A Religious Symbol of Secular Conflict; Muslim Headscarves Spur French National Debate
Byline: Andrew Borowiec, THE WASHINGTON TIMES
PARIS - France's latest national drama started with several thousand Muslim schoolgirls across the country demanding the right to cover their heads in public-school classrooms.
The demand was considered to be both excessive and political, and gradually mushroomed into an emotional nationwide debate - a kind of religious confrontation in this secular state. A tangle of issues is involved, including the concept and extent of secularism and the future of relations of French Christians with Muslims and Jews. There have been few clear-cut answers or suggestions acceptable to those most involved.
The crisis led to intervention by President Jacques Chirac, who announced a planned ban in state schools on what has become known as the "Islamic scarf" - the "hijab" in Arabic - as well as other "conspicuous religious symbols." The latter was interpreted as including skullcaps worn by Jewish boys and large crosses or crucifixes worn as pins or on neck chains by Christians.
The development followed concern about the growth of France's Muslim population and about a wave of anti-Jewish harassment in schools and at places of work, often inspired by Muslims.
With the largest Muslim population in Western Europe - estimated at 5 million - and also the largest number of Jews - 600,000 - France has found itself confronting a problem that few European countries have been able to handle with satisfactory results.
In fact, after the French president's statement, the situation appeared to be more confused and potentially explosive, as Muslims condemned the proposed ban. Nonetheless, the French methods are being watched carefully by other countries, particularly Germany, which faces a similar problem.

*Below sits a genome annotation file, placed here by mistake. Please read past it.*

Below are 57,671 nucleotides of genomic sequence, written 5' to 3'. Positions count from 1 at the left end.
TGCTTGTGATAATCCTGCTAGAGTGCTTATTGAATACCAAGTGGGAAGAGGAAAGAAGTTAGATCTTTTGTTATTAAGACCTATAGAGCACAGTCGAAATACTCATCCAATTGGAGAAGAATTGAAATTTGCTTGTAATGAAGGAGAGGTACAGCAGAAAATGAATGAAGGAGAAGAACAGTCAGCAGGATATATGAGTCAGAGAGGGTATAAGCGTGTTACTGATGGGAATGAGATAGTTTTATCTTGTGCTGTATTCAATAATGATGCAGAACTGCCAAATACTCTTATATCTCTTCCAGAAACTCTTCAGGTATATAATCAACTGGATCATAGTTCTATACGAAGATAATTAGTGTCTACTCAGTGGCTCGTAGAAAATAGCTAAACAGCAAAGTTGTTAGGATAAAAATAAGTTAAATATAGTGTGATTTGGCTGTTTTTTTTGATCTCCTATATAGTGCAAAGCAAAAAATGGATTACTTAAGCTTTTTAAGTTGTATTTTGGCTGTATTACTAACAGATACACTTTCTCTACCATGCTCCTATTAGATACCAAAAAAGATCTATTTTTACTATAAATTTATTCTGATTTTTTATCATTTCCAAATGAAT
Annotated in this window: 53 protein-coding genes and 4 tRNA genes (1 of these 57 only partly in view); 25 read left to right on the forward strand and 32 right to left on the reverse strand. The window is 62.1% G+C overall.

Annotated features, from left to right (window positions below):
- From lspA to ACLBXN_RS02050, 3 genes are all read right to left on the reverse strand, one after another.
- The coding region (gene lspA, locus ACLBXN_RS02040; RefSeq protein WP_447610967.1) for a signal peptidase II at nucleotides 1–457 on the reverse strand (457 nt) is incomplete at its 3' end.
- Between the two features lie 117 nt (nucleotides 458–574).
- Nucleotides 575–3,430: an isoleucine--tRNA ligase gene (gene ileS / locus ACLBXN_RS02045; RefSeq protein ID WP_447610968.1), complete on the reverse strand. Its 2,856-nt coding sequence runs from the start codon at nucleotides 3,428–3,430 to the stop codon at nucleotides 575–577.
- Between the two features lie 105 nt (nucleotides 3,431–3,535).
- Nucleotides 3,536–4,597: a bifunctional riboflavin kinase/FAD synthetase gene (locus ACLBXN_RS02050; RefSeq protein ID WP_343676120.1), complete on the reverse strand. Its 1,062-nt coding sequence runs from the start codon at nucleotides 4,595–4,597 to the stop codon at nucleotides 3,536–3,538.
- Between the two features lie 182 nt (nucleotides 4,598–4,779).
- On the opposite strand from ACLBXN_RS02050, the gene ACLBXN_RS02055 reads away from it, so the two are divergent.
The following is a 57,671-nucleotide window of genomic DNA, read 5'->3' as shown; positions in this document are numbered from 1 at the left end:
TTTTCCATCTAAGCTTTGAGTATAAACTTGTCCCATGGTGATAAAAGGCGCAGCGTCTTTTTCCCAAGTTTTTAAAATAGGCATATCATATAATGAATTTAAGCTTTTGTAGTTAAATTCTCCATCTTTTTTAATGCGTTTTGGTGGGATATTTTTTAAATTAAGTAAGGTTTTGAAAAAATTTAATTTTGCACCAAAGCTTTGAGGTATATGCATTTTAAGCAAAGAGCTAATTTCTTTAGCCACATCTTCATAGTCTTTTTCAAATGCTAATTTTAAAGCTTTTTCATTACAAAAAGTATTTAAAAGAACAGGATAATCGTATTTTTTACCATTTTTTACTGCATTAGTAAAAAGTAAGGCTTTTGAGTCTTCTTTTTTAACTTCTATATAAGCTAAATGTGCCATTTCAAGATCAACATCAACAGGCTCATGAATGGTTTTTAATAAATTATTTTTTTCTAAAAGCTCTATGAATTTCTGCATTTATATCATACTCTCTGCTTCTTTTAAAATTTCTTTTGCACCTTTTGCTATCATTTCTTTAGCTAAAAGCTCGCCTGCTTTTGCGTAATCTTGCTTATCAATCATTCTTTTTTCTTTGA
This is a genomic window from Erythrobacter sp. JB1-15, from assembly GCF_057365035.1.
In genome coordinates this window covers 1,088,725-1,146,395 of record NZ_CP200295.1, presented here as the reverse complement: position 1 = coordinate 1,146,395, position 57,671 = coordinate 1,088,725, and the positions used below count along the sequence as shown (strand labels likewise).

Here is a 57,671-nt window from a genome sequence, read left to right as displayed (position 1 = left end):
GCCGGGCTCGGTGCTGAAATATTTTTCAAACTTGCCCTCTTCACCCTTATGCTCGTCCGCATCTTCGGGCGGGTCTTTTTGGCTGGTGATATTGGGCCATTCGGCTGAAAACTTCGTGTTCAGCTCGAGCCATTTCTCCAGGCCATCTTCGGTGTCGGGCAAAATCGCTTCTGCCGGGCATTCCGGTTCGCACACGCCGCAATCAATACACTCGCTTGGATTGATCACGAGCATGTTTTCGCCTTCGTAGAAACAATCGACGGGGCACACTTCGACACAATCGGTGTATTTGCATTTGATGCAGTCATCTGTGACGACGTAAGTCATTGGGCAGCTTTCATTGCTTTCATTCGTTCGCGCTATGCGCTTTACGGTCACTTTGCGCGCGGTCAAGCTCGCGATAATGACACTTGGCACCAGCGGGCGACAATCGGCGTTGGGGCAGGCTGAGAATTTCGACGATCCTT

To many, the hijab has virtually become "the banner of Islam" and a springboard to other demands. Several Muslim communal authorities demanded special menus in school cafeterias for their children - quickly followed by Jews asking similar treatment.
Muslim accusations of xenophobia multiplied, while France's Jewish community, almost miraculously revived after the Holocaust, once again felt endangered.
To calm the rising tensions, Mr. Chirac promised "a pitiless battle against xenophobia, racism and, in particular anti-Semites."
The French president's main concern is to stop the growth of Islamic fundamentalism and the resulting Jewish reaction, and to block what the government perceives as an attempt to undermine the country's secular system of government "through provocative use of religious symbols."
The liberal daily Le Monde wrote that the measure would make secularism "cold, closed and defensive," and exclude large segments of the population that the government would like to integrate into public life and civic participation.
According to Marwan Bishara of the American University in Paris, Mr. Chirac's decision "could eventually popularize those extremist elements the government wants to contain."
Public opinion - overwhelmingly approving the French president's stand - was stunned by a report of a special commission headed by Bernard Stasi that underlined the government's difficulties in accommodating different races, cultures and religions and the resulting - and growing - tensions.
The 67-page report singled out insults against Jewish children in schools, refusal to attend courses on the Holocaust by Muslim students, and the forcing of Muslim girls to wear the scarf by parents or relatives.
It recommended a ban on "conspicuous" religious symbols, urged the appointment of Muslim chaplains in prisons, and suggested making Yom Kippur and Eid-al-Adha official holidays.
Suddenly, France was swamped with often-conflicting statistics.
The Interior Ministry said that during 2003, there were four times as many violent attacks on Jews as on Muslims. …